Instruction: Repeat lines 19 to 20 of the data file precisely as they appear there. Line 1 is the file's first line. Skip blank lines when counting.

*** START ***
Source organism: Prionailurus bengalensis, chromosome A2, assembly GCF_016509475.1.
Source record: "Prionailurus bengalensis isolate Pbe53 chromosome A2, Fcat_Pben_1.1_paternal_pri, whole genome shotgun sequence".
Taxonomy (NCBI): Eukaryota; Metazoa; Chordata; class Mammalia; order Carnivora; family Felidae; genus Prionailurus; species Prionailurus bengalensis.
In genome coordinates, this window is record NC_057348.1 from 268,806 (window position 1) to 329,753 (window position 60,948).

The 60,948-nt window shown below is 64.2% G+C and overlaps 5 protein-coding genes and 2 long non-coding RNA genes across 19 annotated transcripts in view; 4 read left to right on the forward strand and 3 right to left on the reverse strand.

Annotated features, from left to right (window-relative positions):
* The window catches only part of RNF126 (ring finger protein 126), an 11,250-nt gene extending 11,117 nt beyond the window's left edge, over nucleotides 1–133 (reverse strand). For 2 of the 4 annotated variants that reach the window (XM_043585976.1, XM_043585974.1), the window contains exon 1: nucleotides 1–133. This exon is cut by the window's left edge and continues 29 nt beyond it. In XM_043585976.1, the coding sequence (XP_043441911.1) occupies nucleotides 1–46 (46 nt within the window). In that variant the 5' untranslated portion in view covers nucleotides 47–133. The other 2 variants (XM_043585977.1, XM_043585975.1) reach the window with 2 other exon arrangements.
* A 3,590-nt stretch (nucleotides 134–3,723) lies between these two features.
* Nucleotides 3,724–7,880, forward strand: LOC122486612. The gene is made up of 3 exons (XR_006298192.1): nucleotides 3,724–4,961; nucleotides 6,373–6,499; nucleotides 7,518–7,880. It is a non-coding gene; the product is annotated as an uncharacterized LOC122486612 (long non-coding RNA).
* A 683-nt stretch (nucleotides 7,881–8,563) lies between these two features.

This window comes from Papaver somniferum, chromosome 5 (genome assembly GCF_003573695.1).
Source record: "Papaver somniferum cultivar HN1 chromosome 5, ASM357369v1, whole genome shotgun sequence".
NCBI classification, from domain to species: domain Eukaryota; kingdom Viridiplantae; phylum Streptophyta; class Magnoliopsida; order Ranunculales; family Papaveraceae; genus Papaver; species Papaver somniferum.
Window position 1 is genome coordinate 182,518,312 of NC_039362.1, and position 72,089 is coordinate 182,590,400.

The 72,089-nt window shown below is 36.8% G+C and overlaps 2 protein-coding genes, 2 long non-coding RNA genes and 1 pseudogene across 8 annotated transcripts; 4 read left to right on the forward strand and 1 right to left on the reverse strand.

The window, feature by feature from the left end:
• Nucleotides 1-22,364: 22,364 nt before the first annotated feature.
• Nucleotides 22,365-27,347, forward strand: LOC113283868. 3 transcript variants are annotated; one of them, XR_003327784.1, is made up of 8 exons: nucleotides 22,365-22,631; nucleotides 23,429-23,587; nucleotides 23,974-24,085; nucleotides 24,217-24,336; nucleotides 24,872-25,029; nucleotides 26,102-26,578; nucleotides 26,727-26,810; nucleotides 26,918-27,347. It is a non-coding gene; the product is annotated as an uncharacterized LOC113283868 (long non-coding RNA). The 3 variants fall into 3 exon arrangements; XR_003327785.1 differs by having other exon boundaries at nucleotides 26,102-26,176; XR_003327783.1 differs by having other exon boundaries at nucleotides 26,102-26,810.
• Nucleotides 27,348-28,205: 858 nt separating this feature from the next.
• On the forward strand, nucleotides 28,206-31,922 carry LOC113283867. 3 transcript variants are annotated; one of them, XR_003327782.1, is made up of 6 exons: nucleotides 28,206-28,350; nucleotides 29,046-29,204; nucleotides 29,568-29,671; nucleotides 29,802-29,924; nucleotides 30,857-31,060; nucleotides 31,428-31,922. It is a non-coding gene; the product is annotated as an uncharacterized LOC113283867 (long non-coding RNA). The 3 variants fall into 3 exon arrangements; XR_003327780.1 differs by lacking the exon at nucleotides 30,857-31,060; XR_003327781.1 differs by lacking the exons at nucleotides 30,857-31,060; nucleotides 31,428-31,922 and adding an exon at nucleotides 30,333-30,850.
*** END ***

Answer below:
• Nucleotides 27,348-28,205: 858 nt separating this feature from the next.
• On the forward strand, nucleotides 28,206-31,922 carry LOC113283867. 3 transcript variants are annotated; one of them, XR_003327782.1, is made up of 6 exons: nucleotides 28,206-28,350; nucleotides 29,046-29,204; nucleotides 29,568-29,671; nucleotides 29,802-29,924; nucleotides 30,857-31,060; nucleotides 31,428-31,922. It is a non-coding gene; the product is annotated as an uncharacterized LOC113283867 (long non-coding RNA). The 3 variants fall into 3 exon arrangements; XR_003327780.1 differs by lacking the exon at nucleotides 30,857-31,060; XR_003327781.1 differs by lacking the exons at nucleotides 30,857-31,060; nucleotides 31,428-31,922 and adding an exon at nucleotides 30,333-30,850.